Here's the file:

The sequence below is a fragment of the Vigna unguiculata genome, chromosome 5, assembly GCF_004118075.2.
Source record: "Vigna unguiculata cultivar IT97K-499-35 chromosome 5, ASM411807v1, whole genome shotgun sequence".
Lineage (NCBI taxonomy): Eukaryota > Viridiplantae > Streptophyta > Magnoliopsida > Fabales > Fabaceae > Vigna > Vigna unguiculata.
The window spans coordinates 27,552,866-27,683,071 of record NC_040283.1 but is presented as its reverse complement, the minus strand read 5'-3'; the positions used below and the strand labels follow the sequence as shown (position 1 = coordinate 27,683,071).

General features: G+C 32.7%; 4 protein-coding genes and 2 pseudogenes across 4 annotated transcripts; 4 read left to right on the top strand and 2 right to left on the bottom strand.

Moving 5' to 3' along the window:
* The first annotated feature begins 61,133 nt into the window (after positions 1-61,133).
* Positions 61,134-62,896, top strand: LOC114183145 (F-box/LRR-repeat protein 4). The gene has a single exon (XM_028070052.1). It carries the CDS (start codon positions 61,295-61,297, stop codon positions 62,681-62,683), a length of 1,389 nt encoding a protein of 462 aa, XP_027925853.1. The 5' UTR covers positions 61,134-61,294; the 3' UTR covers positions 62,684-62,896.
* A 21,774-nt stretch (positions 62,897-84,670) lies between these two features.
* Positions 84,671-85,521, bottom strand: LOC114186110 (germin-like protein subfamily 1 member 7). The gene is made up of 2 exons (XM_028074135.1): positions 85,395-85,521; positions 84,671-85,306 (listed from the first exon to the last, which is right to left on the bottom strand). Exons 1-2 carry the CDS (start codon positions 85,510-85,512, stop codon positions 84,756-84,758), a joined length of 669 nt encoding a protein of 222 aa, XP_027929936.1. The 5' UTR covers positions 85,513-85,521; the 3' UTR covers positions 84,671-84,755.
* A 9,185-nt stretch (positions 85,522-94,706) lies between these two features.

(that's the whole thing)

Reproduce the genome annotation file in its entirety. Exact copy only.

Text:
The sequence below is a fragment of the Vigna unguiculata genome, chromosome 5, assembly GCF_004118075.2.
Source record: "Vigna unguiculata cultivar IT97K-499-35 chromosome 5, ASM411807v1, whole genome shotgun sequence".
Lineage (NCBI taxonomy): Eukaryota > Viridiplantae > Streptophyta > Magnoliopsida > Fabales > Fabaceae > Vigna > Vigna unguiculata.
The window spans coordinates 27,552,866-27,683,071 of record NC_040283.1 but is presented as its reverse complement, the minus strand read 5'-3'; the positions used below and the strand labels follow the sequence as shown (position 1 = coordinate 27,683,071).

General features: G+C 32.7%; 4 protein-coding genes and 2 pseudogenes across 4 annotated transcripts; 4 read left to right on the top strand and 2 right to left on the bottom strand.

Moving 5' to 3' along the window:
* The first annotated feature begins 61,133 nt into the window (after positions 1-61,133).
* Positions 61,134-62,896, top strand: LOC114183145 (F-box/LRR-repeat protein 4). The gene has a single exon (XM_028070052.1). It carries the CDS (start codon positions 61,295-61,297, stop codon positions 62,681-62,683), a length of 1,389 nt encoding a protein of 462 aa, XP_027925853.1. The 5' UTR covers positions 61,134-61,294; the 3' UTR covers positions 62,684-62,896.
* A 21,774-nt stretch (positions 62,897-84,670) lies between these two features.
* Positions 84,671-85,521, bottom strand: LOC114186110 (germin-like protein subfamily 1 member 7). The gene is made up of 2 exons (XM_028074135.1): positions 85,395-85,521; positions 84,671-85,306 (listed from the first exon to the last, which is right to left on the bottom strand). Exons 1-2 carry the CDS (start codon positions 85,510-85,512, stop codon positions 84,756-84,758), a joined length of 669 nt encoding a protein of 222 aa, XP_027929936.1. The 5' UTR covers positions 85,513-85,521; the 3' UTR covers positions 84,671-84,755.
* A 9,185-nt stretch (positions 85,522-94,706) lies between these two features.